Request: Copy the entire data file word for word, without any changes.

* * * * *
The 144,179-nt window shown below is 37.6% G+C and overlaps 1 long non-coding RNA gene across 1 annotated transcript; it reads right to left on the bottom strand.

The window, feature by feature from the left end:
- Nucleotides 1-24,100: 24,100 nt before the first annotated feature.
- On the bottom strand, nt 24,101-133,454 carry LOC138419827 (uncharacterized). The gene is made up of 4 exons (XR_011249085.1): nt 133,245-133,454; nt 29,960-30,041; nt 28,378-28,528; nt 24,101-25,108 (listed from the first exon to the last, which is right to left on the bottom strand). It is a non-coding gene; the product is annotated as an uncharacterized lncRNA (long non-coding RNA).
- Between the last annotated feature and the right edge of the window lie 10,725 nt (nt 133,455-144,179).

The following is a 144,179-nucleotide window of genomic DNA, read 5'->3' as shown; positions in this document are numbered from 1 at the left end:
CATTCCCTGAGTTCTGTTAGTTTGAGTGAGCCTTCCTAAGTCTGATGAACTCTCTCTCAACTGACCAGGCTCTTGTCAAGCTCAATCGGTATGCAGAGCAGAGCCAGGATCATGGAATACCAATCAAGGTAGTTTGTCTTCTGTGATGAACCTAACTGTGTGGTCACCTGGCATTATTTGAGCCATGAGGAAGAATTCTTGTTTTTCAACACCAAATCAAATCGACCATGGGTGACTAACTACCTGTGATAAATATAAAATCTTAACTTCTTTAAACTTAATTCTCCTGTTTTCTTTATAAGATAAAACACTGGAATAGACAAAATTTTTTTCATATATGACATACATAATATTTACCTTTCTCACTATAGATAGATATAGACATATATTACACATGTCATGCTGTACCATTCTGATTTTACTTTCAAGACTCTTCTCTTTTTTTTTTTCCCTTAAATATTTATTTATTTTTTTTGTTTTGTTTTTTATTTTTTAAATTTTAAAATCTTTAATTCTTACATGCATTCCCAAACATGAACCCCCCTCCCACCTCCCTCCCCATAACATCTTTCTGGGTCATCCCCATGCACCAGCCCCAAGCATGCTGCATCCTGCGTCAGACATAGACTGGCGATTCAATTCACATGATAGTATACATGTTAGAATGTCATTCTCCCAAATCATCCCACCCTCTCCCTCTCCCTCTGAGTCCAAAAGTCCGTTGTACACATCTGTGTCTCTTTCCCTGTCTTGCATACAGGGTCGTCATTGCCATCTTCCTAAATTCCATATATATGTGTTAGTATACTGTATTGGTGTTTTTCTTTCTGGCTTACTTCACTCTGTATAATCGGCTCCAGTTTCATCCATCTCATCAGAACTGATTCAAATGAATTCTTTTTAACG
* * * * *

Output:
The 144,179-nt window shown below is 37.6% G+C and overlaps 1 long non-coding RNA gene across 1 annotated transcript; it reads right to left on the bottom strand.

The window, feature by feature from the left end:
- Nucleotides 1-24,100: 24,100 nt before the first annotated feature.
- On the bottom strand, nt 24,101-133,454 carry LOC138419827 (uncharacterized). The gene is made up of 4 exons (XR_011249085.1): nt 133,245-133,454; nt 29,960-30,041; nt 28,378-28,528; nt 24,101-25,108 (listed from the first exon to the last, which is right to left on the bottom strand). It is a non-coding gene; the product is annotated as an uncharacterized lncRNA (long non-coding RNA).
- Between the last annotated feature and the right edge of the window lie 10,725 nt (nt 133,455-144,179).

The following is a 144,179-nucleotide window of genomic DNA, read 5'->3' as shown; positions in this document are numbered from 1 at the left end:
CATTCCCTGAGTTCTGTTAGTTTGAGTGAGCCTTCCTAAGTCTGATGAACTCTCTCTCAACTGACCAGGCTCTTGTCAAGCTCAATCGGTATGCAGAGCAGAGCCAGGATCATGGAATACCAATCAAGGTAGTTTGTCTTCTGTGATGAACCTAACTGTGTGGTCACCTGGCATTATTTGAGCCATGAGGAAGAATTCTTGTTTTTCAACACCAAATCAAATCGACCATGGGTGACTAACTACCTGTGATAAATATAAAATCTTAACTTCTTTAAACTTAATTCTCCTGTTTTCTTTATAAGATAAAACACTGGAATAGACAAAATTTTTTTCATATATGACATACATAATATTTACCTTTCTCACTATAGATAGATATAGACATATATTACACATGTCATGCTGTACCATTCTGATTTTACTTTCAAGACTCTTCTCTTTTTTTTTTTCCCTTAAATATTTATTTATTTTTTTTGTTTTGTTTTTTATTTTTTAAATTTTAAAATCTTTAATTCTTACATGCATTCCCAAACATGAACCCCCCTCCCACCTCCCTCCCCATAACATCTTTCTGGGTCATCCCCATGCACCAGCCCCAAGCATGCTGCATCCTGCGTCAGACATAGACTGGCGATTCAATTCACATGATAGTATACATGTTAGAATGTCATTCTCCCAAATCATCCCACCCTCTCCCTCTCCCTCTGAGTCCAAAAGTCCGTTGTACACATCTGTGTCTCTTTCCCTGTCTTGCATACAGGGTCGTCATTGCCATCTTCCTAAATTCCATATATATGTGTTAGTATACTGTATTGGTGTTTTTCTTTCTGGCTTACTTCACTCTGTATAATCGGCTCCAGTTTCATCCATCTCATCAGAACTGATTCAAATGAATTCTTTTTAACG